The carrying frame 12 for the lower mold 6, on which the support frame 9 equipped with the new covering is keyed, is again mounted on the mobile carriage 13, and a pressing is again simulated so as to align the stirrups 15 around the skirt and the stirrups 14 of the support frame. The stays 16, 17 are then slid through the stirrups in order to lock the stirrups in the assembled position, and the lower mold 6 is discharged on its carriage 13. The alignment of the stirrups 14, 15 is achieved without problems since the skirt 2 and the support frame 9 have already been centered.
The advantages of such a technique are numerous. First of all, it assures better safety for the operator, since the operator only has to handle light tools which are easy to deal with such as the stays, and the cold "template" skirt and possibly also the mold, which serve for correct attachment of the new intermediate sheet. While the support frame which has been removed and the stays are still hot, they cool down very rapidly, whereas the residual heat of a solid mold or a skirt is considerably greater. On the other hand, it is no longer necessary to wait for the support frame to be completely at ambient temperature, since now there is no longer a problem of limited access during the changing of the intermediate covering because the support frame is completely released. And while the new covering is being replaced, the "template" skirt and mold are cold and therefore allow touching and handling without any disadvantage.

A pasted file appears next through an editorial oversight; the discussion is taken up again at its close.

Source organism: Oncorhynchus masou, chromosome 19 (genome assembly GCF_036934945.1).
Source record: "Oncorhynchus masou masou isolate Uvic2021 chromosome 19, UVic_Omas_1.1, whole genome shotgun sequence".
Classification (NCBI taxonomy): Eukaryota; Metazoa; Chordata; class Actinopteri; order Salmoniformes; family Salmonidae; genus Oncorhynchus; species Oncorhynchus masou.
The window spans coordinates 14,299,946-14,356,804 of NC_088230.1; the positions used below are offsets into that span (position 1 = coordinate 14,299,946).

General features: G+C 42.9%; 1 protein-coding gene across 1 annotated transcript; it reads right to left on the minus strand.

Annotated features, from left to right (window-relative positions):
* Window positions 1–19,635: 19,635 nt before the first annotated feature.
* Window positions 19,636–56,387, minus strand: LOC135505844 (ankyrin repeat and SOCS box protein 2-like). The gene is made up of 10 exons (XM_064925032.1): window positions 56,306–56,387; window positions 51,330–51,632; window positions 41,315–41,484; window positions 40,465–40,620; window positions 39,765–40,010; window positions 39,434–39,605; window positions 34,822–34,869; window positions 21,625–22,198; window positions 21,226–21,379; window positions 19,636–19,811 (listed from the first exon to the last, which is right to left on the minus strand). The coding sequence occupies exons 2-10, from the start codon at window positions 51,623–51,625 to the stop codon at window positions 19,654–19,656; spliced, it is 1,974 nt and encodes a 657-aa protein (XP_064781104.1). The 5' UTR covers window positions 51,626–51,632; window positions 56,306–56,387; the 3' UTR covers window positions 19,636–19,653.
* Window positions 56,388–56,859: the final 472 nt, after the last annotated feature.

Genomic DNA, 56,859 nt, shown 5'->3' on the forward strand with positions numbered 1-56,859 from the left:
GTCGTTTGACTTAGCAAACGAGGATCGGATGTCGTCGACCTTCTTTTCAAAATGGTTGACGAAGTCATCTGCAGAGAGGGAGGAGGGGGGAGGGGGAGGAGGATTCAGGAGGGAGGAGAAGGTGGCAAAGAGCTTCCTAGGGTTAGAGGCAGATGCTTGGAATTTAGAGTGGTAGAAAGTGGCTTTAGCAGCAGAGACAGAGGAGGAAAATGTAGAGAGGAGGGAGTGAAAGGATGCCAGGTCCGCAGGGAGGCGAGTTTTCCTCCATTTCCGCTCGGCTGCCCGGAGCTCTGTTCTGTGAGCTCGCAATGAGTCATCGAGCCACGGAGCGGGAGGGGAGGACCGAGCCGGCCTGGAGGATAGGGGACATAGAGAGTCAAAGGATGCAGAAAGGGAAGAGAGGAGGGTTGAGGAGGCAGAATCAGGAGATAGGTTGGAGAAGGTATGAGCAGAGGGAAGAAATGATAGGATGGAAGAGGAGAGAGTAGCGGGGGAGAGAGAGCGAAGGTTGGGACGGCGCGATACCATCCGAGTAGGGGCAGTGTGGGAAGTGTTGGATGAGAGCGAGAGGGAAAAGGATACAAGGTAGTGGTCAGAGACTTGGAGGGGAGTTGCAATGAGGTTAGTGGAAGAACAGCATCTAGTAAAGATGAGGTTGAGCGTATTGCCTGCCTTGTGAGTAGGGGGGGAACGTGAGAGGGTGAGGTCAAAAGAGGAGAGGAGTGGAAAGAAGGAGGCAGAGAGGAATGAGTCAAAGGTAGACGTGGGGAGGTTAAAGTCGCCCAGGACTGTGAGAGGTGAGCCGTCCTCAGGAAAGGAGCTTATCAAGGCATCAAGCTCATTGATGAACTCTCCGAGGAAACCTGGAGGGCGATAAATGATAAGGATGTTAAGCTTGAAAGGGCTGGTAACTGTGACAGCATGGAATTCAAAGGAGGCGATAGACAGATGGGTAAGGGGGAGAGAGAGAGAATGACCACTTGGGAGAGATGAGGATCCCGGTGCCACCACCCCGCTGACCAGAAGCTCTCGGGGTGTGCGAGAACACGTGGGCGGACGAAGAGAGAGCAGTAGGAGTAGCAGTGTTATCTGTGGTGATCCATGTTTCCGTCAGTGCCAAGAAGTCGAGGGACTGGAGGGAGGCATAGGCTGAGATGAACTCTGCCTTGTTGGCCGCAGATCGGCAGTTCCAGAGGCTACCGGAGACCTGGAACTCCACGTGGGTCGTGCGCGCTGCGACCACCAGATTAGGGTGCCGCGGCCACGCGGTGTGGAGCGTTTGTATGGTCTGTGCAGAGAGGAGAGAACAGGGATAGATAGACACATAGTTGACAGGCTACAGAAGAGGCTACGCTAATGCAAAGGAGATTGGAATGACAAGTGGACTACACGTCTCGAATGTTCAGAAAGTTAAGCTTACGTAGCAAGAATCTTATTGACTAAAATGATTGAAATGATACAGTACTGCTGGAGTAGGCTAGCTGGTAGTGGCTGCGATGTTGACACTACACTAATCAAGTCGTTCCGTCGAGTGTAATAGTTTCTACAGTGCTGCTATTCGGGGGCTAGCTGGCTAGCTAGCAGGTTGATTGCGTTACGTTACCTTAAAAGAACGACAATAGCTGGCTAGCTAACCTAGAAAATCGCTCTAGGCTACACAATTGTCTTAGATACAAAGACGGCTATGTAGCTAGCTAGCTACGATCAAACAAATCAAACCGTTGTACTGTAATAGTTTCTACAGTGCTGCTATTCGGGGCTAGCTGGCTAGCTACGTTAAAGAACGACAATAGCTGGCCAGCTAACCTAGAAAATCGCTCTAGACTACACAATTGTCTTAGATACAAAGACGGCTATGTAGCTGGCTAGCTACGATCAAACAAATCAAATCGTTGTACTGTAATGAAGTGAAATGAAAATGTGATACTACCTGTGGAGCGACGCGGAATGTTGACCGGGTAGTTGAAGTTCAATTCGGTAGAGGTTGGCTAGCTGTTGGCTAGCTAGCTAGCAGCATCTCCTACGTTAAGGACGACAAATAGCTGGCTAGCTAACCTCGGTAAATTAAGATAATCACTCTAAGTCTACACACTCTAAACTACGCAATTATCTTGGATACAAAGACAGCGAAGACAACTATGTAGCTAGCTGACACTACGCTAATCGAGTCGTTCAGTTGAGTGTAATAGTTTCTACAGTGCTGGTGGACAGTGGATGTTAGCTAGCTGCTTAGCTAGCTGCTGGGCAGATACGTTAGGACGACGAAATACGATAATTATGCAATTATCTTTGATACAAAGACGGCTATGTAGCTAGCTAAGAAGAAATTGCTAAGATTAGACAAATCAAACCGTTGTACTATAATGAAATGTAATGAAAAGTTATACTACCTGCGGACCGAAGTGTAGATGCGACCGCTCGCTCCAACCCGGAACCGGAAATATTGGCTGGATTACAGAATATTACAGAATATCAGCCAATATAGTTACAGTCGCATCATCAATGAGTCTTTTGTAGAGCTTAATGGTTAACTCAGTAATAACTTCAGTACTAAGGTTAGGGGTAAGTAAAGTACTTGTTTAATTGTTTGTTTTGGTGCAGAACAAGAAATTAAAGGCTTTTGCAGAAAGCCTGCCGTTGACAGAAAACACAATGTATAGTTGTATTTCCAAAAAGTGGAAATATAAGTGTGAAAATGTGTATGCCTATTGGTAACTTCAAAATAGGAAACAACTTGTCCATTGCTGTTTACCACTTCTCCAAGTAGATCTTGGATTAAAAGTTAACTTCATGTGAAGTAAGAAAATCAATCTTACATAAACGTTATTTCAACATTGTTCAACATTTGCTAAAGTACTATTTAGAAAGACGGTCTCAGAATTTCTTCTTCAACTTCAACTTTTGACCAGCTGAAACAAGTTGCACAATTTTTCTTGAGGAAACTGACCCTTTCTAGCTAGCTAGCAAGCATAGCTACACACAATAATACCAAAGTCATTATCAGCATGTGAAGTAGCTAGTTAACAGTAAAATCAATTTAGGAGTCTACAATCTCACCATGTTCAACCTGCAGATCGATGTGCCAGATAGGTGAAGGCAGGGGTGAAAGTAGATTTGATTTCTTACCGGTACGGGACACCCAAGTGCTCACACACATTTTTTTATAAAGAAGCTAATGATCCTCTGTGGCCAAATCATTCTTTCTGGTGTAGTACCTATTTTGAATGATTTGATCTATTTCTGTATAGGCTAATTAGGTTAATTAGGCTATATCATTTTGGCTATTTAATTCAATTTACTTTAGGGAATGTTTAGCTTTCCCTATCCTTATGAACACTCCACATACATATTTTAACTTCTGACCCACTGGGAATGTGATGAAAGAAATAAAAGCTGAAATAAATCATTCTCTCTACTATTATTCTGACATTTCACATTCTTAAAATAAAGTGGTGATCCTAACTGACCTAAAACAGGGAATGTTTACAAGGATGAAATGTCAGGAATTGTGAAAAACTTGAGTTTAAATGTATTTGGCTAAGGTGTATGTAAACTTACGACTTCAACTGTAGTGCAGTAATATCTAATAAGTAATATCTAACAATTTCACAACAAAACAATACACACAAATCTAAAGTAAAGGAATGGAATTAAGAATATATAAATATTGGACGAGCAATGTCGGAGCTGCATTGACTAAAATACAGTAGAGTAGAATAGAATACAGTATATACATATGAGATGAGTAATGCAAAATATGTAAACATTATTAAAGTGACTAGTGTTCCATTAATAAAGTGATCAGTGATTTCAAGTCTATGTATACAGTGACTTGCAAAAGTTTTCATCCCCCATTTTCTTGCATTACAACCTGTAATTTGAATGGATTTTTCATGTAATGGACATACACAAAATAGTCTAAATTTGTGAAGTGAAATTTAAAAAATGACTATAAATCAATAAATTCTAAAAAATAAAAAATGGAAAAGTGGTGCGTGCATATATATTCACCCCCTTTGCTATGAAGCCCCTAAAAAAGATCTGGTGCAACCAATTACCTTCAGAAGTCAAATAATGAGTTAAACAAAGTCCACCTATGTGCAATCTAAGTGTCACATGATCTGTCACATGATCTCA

In addition, as a result of the indexing system using adjustable studs, the positioning adjustments between skirt, annular pressing mold and upper mold retain intact, thus saving the long and tricky adjustments which follow any change of covering.
With this first embodiment, by comparison with the technique used to date which required several hours for the complete operation, such a system allows the intermediate covering to be changed in less than 15 minutes for bending tools or molds of sufficient size for panes of the automobile wind screen type, or 5 minutes for bending molds of lesser size, in particular those adapted to the manufacture of small glazing panes of the lateral fixed window type for automobiles. This results in a gain in output which is quite noticeable with good reproducibility of bending, because all the molds or tools remain correctly positioned relative to one another.
It is also possible to fix the support frame 9 to the skirt 2 inside the skirt, the support frame 9 then having a contour of dimensions smaller than those of the skirt. Any other types of releasable mechanical fixing for the support frame may then be envisaged which allow this frame to be positioned with respect to the skirt, such as locking systems using nesting or engagement, springs etc., provided that those chosen are suitable for use at high temperature.